Health Care Law

If you haven’t signed up for health insurance this year, do so now and avoid or reduce any penalty you might be subject to. Depending on your income, you may be able to claim the premium tax credit that reduces your premium payment or reduce your tax obligations, as long as you meet certain requirements. You can choose to get the credit immediately or receive it as a refund when you file your taxes next spring. Please contact the office if you need assistance with this.

Additional Medicare Tax

Taxpayers whose income exceeds certain threshold amounts ($200,000 single filers and $250,000 married filing jointly) are liable for an additional Medicare tax of 0.9 percent on their tax returns, but may request that their employers withhold additional income tax from their pay to be applied against their tax liability when filing their 2015 tax return next April.

High net worth individuals should consider contributing to Roth IRAs and 401(k) because distributions are not subject to the Medicare Tax.

If you’re a taxpayer close to the threshold for the Medicare Tax, it might make sense to switch Roth retirement contributions to a traditional IRA plan, thereby avoiding the 3.8 percent Net Investment Income Tax as well (more about the NIIT below).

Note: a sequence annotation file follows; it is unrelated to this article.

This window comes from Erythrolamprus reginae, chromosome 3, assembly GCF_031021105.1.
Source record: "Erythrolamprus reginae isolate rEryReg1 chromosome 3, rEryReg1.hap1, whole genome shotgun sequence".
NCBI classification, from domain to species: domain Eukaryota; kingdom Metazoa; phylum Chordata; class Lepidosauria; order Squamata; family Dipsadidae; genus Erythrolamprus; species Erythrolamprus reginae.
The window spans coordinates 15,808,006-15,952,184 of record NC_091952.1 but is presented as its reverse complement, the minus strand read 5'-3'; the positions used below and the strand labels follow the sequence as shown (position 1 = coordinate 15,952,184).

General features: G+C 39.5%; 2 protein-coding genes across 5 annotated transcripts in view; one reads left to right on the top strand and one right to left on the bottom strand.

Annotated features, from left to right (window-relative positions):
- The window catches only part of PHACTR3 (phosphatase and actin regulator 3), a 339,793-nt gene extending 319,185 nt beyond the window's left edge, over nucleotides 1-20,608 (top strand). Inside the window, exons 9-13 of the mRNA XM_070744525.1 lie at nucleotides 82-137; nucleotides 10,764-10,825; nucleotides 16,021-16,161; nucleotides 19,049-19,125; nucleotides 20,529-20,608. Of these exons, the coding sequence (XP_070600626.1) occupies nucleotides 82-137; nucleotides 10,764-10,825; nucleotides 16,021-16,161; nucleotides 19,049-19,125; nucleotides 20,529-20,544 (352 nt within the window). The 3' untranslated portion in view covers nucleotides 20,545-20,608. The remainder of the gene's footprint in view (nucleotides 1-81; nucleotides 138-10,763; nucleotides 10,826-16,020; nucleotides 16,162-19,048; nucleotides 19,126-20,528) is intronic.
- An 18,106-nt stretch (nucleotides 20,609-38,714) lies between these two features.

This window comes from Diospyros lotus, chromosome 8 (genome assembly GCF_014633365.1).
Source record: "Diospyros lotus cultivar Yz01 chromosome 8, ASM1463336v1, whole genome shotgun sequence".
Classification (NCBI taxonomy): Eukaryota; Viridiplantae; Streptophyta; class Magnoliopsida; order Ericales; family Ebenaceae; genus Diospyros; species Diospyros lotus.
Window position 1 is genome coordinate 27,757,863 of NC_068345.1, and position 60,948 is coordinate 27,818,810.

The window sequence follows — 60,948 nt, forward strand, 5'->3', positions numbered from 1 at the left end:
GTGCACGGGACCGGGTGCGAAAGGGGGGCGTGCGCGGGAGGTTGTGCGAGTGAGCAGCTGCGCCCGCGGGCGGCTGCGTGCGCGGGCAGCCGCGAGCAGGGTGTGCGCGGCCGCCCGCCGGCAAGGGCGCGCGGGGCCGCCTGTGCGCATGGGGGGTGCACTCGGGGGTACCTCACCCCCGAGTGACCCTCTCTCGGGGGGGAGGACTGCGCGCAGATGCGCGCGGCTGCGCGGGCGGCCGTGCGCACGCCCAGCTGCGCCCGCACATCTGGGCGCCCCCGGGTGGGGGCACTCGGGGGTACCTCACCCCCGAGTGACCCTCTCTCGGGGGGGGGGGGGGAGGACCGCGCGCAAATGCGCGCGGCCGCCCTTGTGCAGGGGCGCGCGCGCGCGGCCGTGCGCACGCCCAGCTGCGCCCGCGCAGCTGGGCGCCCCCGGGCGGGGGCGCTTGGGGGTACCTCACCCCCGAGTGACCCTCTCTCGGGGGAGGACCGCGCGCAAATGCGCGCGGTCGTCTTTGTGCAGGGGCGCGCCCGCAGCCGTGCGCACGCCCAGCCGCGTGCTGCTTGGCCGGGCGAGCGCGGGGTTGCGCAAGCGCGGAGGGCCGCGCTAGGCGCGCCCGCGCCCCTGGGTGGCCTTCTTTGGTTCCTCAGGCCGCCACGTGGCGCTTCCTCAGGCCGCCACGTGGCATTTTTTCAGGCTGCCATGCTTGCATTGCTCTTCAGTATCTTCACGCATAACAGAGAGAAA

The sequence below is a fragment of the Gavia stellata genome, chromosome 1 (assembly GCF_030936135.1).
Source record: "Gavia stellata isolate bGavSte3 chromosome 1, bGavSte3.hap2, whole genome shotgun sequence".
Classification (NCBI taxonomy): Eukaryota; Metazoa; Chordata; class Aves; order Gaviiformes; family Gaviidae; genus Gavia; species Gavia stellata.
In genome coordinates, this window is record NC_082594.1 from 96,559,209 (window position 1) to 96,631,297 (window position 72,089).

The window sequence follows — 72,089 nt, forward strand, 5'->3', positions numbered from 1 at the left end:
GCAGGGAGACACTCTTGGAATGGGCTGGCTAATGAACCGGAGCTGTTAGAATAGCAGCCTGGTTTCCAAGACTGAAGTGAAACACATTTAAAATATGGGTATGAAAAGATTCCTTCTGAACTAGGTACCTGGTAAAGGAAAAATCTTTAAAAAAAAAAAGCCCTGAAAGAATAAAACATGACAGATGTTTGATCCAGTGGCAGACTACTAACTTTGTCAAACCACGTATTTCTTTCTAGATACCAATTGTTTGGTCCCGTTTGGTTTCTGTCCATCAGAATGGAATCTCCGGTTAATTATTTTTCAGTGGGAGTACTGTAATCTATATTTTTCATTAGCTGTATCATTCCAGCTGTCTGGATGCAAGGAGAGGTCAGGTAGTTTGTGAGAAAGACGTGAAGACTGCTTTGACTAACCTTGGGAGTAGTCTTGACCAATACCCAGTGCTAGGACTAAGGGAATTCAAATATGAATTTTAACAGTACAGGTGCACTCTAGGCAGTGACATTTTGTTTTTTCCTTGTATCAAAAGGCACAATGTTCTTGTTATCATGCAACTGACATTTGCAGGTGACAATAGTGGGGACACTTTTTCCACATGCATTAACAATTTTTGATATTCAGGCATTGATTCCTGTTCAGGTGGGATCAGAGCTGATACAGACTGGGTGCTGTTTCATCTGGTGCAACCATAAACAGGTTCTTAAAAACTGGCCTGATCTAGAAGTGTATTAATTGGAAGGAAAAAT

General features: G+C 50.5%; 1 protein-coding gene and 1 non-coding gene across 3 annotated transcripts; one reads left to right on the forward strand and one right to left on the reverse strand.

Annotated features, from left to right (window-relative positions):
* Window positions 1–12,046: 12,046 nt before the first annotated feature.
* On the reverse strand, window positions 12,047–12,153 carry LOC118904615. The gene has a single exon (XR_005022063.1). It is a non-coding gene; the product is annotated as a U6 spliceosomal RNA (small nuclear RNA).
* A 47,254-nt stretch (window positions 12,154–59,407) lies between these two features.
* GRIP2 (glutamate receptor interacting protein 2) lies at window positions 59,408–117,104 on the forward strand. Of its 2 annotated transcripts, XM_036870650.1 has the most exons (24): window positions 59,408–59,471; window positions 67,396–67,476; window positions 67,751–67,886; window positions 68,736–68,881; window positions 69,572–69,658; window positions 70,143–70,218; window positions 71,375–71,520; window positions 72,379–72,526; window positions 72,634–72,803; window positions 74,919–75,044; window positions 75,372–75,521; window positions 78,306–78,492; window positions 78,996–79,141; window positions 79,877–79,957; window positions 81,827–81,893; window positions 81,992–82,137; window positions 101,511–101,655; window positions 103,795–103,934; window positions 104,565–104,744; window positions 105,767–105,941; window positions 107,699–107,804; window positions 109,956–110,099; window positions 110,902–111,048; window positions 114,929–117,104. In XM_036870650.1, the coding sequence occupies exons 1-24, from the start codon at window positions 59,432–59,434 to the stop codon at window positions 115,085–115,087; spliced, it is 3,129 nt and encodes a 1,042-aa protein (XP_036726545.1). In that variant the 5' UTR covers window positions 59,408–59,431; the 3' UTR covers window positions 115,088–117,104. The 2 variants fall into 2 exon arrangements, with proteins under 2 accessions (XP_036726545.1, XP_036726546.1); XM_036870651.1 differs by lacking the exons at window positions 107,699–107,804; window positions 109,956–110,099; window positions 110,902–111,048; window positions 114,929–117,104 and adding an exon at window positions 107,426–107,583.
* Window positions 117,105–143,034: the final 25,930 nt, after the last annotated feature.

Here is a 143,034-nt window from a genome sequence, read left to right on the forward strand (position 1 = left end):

Alternate Minimum Tax

The Alternative Minimum Tax (AMT) exemption “patch” was made permanent by the American Taxpayer Relief Act (ATRA) of 2012 and is indexed for inflation. It’s important not to overlook the effect of any year-end planning moves on the AMT for 2015 and 2016.

Items that may affect AMT include deductions for state property taxes and state income taxes, miscellaneous itemized deductions, and personal exemptions. Please call if you’re not sure whether AMT applies to you.

Note: AMT exemption amounts for 2015 are as follows:

•$53,600 for single and head of household filers,

•$83,400 for married people filing jointly and for qualifying widows or widowers,

•$41,700 for married people filing separately.

Residential Energy Tax Credits

Non-Business Energy Credits
ATRA extended the non-business energy credit, which expired in 2011, through 2014 (retroactive to 2012); however, it has not been reauthorized by Congress. For years prior to 2015, taxpayers could claim a credit of 10 percent of the cost of certain energy-saving property that was added to their main home.

Residential Energy Efficient Property Credits

The Residential Energy Efficient Property Credit is available through the end of 2016 to individual taxpayers to help pay for qualified residential alternative energy equipment, such as solar hot water heaters, solar electricity equipment and residential wind turbines. In addition, taxpayers are allowed to take the credit against the alternative minimum tax (AMT), subject to certain limitations.